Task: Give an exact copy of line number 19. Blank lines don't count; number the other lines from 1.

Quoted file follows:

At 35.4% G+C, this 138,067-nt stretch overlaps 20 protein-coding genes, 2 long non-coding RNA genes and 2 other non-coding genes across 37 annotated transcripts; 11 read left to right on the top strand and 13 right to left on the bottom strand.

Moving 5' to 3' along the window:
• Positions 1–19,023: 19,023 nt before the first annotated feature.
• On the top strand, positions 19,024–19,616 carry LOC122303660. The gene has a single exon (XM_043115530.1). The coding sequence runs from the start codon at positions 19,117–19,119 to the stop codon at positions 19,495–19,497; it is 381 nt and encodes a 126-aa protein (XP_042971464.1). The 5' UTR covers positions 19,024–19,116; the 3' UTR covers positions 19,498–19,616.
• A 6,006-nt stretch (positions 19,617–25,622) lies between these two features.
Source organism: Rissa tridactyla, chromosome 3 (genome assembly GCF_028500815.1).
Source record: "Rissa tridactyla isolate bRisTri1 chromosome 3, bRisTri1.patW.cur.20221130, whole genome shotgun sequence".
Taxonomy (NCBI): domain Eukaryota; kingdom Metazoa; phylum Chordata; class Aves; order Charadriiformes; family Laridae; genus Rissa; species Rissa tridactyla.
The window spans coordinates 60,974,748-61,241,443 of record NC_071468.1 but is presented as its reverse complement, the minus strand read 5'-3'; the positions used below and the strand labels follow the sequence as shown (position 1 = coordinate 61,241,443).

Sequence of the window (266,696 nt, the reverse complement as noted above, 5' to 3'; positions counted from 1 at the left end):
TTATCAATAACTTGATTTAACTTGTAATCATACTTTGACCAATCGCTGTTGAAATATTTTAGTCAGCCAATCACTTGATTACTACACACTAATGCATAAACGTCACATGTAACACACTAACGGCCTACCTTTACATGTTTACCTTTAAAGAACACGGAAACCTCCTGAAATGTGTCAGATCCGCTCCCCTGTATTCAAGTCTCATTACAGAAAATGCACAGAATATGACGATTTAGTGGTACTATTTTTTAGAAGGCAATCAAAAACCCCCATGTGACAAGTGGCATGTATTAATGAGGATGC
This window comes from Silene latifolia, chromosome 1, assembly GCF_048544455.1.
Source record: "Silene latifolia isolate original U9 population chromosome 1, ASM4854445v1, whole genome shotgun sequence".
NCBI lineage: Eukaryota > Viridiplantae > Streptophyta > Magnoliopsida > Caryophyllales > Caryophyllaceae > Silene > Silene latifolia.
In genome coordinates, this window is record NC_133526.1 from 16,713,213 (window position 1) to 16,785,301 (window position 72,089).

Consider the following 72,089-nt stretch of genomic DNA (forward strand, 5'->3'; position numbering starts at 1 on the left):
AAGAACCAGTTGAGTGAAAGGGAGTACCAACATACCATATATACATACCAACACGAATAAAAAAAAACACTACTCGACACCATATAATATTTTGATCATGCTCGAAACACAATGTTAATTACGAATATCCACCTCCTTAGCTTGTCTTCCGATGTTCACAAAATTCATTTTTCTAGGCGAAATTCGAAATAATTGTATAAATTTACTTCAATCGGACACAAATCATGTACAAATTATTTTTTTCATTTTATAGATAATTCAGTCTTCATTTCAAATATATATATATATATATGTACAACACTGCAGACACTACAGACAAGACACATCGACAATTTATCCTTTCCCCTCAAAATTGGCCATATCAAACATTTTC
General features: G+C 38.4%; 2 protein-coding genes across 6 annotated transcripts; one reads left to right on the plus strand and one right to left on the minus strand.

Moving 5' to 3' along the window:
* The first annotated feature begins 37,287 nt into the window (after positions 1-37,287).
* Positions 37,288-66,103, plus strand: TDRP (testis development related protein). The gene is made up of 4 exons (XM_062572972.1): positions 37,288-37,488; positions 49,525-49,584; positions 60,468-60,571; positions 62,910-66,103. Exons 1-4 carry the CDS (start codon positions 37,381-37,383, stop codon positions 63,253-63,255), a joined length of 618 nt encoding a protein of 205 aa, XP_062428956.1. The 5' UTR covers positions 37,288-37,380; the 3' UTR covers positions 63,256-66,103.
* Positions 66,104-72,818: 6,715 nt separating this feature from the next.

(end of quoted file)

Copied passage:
Moving 5' to 3' along the window: